It has long been acknowledged that working for Mark Zuckerberg’s Facebook has some benefits that many other companies just cannot compete with. Alongside a number of health and wellness benefits the company likes to support their employees’ family life and ensures they have the appropriate time away from work that is needed, when it is needed. It is clear that the social media giant likes to look after their team.
However, if you work as a moderator for the company, or any other social media platform, there are some significant negative side effects.
As with all aspects of society there are some who like to post disturbing content and a recent court case has seen Facebook accused of failing to protect their workers against the impact of seeing such content and the negative impact the job has had on their mental health.
This week a settlement of $52 million was agreed by Facebook to compensate their workers, with each moderator being awarded at least $1,000. Those who have had diagnoses of mental health disorders brought on by what they have seen – such as PTSD – could be entitled to a bigger pay out.
Most moderators work via a third-party company and have to view disturbing content such as animal cruelty, terrorism, child sexual abuse and beheadings as well as “every other horror that the depraved mind of man can imagine.”
Steve Williams is a lawyer for the moderators and confirms that the result had left them “thrilled”; especially as it is not often companies such as Facebook lose legal cases. “The harm that can be suffered from this work is real and severe. So the fact that we got some real, meaningful relief going forward just feels really good.”
As well as the compensation – which could be anywhere between $1,000 and $50,000 – Facebook has been instructed to amend their policies, making sure that they have stronger protections for the mental health of all their staff.
In America – Texas, Florida, California and Arizona – over 11,000 moderators are now able to qualify for damages.
Selena Scola worked as a moderator for Facebook and filed her lawsuit against the company in September 2018 at a California state court. Other employees heard about the case and also filed a suit.
Scola worked at Facebook for nine months and was diagnosed as suffering from Post Traumatic Stress Disorder (PTSD). Several reports in the last few years has shown that many employees felt their political leanings moved to the extreme right, or that they had developed an obsession with some aspects of the disturbing content.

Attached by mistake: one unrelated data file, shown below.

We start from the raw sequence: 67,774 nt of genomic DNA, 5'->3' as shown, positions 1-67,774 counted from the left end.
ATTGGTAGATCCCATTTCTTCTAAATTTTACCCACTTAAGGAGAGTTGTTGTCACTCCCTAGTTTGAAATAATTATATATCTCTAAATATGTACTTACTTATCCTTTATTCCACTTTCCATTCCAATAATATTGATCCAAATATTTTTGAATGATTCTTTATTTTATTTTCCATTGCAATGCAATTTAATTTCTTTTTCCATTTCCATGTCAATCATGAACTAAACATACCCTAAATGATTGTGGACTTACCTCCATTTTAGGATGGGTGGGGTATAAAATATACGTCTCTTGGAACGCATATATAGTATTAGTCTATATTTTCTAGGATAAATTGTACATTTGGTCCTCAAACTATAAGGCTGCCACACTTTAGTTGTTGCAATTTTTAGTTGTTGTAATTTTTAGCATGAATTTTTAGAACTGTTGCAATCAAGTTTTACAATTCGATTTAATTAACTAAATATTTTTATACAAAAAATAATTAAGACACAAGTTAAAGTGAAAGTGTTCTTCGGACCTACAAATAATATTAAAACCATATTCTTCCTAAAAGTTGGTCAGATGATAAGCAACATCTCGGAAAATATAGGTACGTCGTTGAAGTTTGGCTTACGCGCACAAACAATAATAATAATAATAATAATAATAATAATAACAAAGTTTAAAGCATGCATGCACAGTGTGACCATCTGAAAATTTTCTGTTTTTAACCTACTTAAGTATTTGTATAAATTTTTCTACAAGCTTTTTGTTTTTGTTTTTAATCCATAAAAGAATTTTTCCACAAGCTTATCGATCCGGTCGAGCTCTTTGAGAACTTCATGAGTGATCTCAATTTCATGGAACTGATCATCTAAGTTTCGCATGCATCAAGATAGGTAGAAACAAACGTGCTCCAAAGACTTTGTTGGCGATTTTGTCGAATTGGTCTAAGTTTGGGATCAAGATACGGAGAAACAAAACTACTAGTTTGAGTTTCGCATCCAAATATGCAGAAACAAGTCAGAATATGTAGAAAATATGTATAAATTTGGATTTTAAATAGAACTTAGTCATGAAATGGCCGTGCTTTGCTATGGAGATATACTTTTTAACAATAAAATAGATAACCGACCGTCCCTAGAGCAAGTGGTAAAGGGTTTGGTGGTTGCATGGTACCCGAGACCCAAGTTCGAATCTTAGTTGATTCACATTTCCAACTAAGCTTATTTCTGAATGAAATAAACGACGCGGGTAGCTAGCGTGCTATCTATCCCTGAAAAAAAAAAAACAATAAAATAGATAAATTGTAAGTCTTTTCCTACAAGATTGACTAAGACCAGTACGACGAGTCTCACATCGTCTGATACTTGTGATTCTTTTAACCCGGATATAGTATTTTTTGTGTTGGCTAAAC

Verge released a report in 2019 that found that employees were earning around $28,800 annually, with little or no mental health support, and had to watch thousands of videos daily.
Speaking on behalf of Facebook, a spokesman confirmed the settlement saying that it symbolized the efforts they were making towards changing the way they supported their moderators.
“We are grateful to the people who do this important work to make Facebook a safe environment for everyone. We’re committed to providing them additional support through this settlement and in the future.”
As well as the damages Facebook has had to agree to further requirements. The company has agreed to improve their working environment as well as work with their vendors to ensure all staff are offered counselling sessions alongside other mental health support initiatives. They have also agreed to look at the tools they provide their moderators to work with to ensure that they are working in a safer environment.
The court case is a positive for employees of social media companies across the world. YouTube has implemented a scheme where employees have to sign a document that states that they are aware they may develop PTSD as a direct result of some of the content they have to watch. Accenture – the third party company who looks after YouTube’s moderators – gave employees the document just four days after an investigation into the mental wellbeing of workers in their center in Austin, Texas.
The document reads, “I understand the content I will be reviewing may be disturbing. It is possible that reviewing such content may impact my mental health, and it could even lead to Post Traumatic Stress Disorder (PTSD). I will take full advantage of the weCare program and seek additional mental health services if needed. I will tell my supervisor/or my HR People Adviser if I believe that the work is negatively affecting my mental health.”
Following the results of the Facebook case, the plaintiffs admitted that the results made them feel “really, really good”, according to Williams, who also stated:
“When the case started, it was only about changing the policies. We are fortunate that it has broadened; the perspective going forward is just as important to us as monetary relief.”